A Saint, the Devil, and Why Horseshoes are Lucky

Have you ever seen a horseshoe nailed above a door for good luck?  This superstition is widespread, although with some regional variations.  I’ve always heard that the open end of the horseshoe should be pointed up to hold the luck in, but I recently found out that there’s another school of thought on the matter.  The open end is pointed down to shower luck upon all who enter.  Regardless of its orientation, I wondered about the origin of idea of the lucky horseshoe.  Fortunately I work in a library devoted to all things equine and as luck would have it, we have a book on the subject. 

The Magic Horse-Shoe with Other Folk-Lore Notes (1898) by Robert Means Lawrence.

The Magic Horse-Shoe with Other Folk-Lore Notes by Robert Means Lawrence was published in 1898. As the title suggests the book covers more than just the horseshoe, but about half the volume is devoted to the topic.  Lawrence states in his preface that, “It has been the writer’s aim to make the chapter on the Horse-Shoe as exhaustive as possible, as this attractive symbol of superstition does not appear to have received hiterhto the attention which it merits.  This chapter is the outgrowth of a paper read at the seventh annual meeting of the America Folk-Lore Society, at Philadelphia, December 28, 1895, an abstract of which appeared in the Society’s Journal for December, 1896.”  By the end of the section on horseshoes, he has described no less than 16 sources for the belief in the magical properties of the horseshoe.  Because today is May 19th, I’d like to focus on one origin story specifically, the tale of St. Dunstan and the Devil.

Monastic Chapel 1920, Holy Cross Monastery, West Park, New York. This is the Christian saint Dunstan in stained glass form.   Wikimedia commons

May 19th is the feast day of Saint Dunstan.  He was born in 909 and would begin his life with the church as a young boy, studying with the monks at Glastonbury Abbey.  He excelled in artistic craftsmanship, in particular smithing and illustration, and was devoted to scholarship.  He also became a skilled politician and was able to successfully navigate the turbulent social and political environment.  Over the course of his career he would become successively, Abbot of Glastonbury Abbey, Bishop of Worcester, Bishop of London, and Archbishop of Canterbury.  He died in 988 and would be canonized in 1029. For 200 years he was the most popular saint in England, largely due to impressive tales of his deeds, especially those in which he personally outfoxed the Devil himself.  It is one such tale that brings us to the lucky horseshoe.

This image has an empty alt attribute; its file name is image.png
Dunstan shoes the Devil’s hoof. Illustration by George Cruikshank, from The Horse Shoe: The True Legend of St Dunstan and the Devil (1871) by Edward G. Flight.
Wikimedia Commons

Dunstan is said to have been working at his forge when the Devil appeared disguised as a traveler.  The devil asks to have a horseshoe replaced on his horse.  Dunstan sees through the Devil’s disguise and manages to trick him and nail the horseshoe tightly to the Devil’s hoof rather than the horse’s.  This causes the Devil great pain.  Dunstan forces the Devil to agree not to enter any building with a horseshoe mounted above the door in exchange for the removal of the horseshoe from his foot.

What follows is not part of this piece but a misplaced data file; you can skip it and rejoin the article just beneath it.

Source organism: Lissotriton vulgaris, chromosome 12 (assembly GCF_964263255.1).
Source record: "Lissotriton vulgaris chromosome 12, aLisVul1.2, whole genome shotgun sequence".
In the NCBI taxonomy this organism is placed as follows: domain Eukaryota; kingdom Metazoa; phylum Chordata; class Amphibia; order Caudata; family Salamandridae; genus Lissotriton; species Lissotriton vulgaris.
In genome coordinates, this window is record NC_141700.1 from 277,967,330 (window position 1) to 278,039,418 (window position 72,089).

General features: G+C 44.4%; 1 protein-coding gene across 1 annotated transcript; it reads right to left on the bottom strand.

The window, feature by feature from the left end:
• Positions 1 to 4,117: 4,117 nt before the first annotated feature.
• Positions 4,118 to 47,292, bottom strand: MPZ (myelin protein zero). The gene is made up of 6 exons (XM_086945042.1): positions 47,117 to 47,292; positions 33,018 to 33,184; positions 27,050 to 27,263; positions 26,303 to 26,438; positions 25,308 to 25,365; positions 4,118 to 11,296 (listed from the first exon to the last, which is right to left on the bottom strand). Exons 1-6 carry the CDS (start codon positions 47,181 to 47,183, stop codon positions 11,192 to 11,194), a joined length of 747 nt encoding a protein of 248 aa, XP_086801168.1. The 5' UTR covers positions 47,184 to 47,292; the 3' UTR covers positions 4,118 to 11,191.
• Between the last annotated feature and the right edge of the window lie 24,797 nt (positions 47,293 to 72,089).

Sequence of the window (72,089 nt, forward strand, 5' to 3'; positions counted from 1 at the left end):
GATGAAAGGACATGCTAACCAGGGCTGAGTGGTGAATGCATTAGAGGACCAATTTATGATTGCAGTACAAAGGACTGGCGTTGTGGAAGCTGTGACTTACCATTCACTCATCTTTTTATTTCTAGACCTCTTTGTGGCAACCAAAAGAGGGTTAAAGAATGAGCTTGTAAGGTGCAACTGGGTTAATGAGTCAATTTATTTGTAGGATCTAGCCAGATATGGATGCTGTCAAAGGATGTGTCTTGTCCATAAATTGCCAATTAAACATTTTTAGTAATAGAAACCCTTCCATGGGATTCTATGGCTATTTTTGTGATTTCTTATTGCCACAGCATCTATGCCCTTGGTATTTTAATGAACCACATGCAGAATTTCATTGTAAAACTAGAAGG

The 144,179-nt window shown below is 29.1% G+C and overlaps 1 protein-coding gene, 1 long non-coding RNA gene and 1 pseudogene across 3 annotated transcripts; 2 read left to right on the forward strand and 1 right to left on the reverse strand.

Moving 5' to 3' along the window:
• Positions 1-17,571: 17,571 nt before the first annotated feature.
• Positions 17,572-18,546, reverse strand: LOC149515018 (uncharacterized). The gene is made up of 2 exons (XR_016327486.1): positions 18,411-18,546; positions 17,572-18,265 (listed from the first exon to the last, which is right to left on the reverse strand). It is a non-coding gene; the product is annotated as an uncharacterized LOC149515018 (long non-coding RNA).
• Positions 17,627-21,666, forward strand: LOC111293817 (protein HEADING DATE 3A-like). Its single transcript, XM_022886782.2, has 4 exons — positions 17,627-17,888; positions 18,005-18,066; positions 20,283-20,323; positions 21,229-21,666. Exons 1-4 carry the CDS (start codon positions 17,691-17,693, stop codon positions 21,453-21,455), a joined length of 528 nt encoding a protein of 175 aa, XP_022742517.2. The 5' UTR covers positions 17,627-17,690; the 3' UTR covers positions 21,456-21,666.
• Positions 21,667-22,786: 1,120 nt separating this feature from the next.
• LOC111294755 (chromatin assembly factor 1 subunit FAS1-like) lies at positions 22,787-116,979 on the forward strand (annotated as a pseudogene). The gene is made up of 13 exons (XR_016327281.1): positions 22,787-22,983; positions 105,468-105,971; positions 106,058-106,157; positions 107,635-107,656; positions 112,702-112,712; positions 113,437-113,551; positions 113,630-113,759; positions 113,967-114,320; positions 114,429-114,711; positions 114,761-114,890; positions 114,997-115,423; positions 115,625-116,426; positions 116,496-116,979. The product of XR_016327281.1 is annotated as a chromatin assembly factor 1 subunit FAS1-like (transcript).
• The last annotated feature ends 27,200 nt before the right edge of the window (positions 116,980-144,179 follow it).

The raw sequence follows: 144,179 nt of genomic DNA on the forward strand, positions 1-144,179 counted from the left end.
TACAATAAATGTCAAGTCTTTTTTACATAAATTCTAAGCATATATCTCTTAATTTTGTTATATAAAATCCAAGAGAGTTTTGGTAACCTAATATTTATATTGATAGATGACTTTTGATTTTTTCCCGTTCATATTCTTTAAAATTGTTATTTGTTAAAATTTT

The Devil agrees to Dunstan’s terms. Illustration by George Cruikshank, from The Horse Shoe: The True Legend of St Dunstan and the Devil (1871) by Edward G. Flight.
Wikimedia Commons

The details of this story vary widely, as it’s been told and retold for 1000 years.  Sometimes the Devil appears as a woman to tempt Dunstan but he sees her cloven hooves.  Sometimes the horseshoe is hot and burns the Devil’s foot until he agrees to Dunstan’s terms.  There is a popular related tale in which Dunstan grabs the Devil by the nose with hot tongs.  A relatively recent version of the tale was published in 1871 as a lyric poem called, The Horse Shoe: The True Legend of St Dunstan and the Devil, by Edward G. Flight.  The poem was illustrated by the famous English illustrator, George Cruikshank, two of whose illustrations I’ve shared here.

The Library is currently closed but when we reopen I’d be happy to show you Lawrence’s book in which you may read about an additional 15 sources of the belief in lucky horseshoes.  He also covers some other interesting superstitions such as, the omens of sneezing, the folk-lore of common salt, and superstitious dealings with animals.

Erica Libhart has served as the Mars Technical Services Librarian at the National Sporting Library & Museum (NSLM) since early 2016. The focus of her position is collection services, working to increase accessibility to NSLM’s collection of books, periodicals, and archival materials. The NSLM collections span over 350 years of the history of equestrian sport, as well as fly fishing, wing shooting, and other field sports. Have a question? Contact Erica by e-mail.

1 Comment

Leave a Comment

  1. Fascinating! I have never heard the Dunstan derivation. Now I know, and I’m planning to nail a shoe over every door of my house and barn. No devils at Banner Manor!


Leave a Reply

Fill in your details below or click an icon to log in:

WordPress.com Logo

You are commenting using your WordPress.com account. Log Out /  Change )

Google photo

You are commenting using your Google account. Log Out /  Change )

Twitter picture

You are commenting using your Twitter account. Log Out /  Change )

Facebook photo

You are commenting using your Facebook account. Log Out /  Change )

Connecting to %s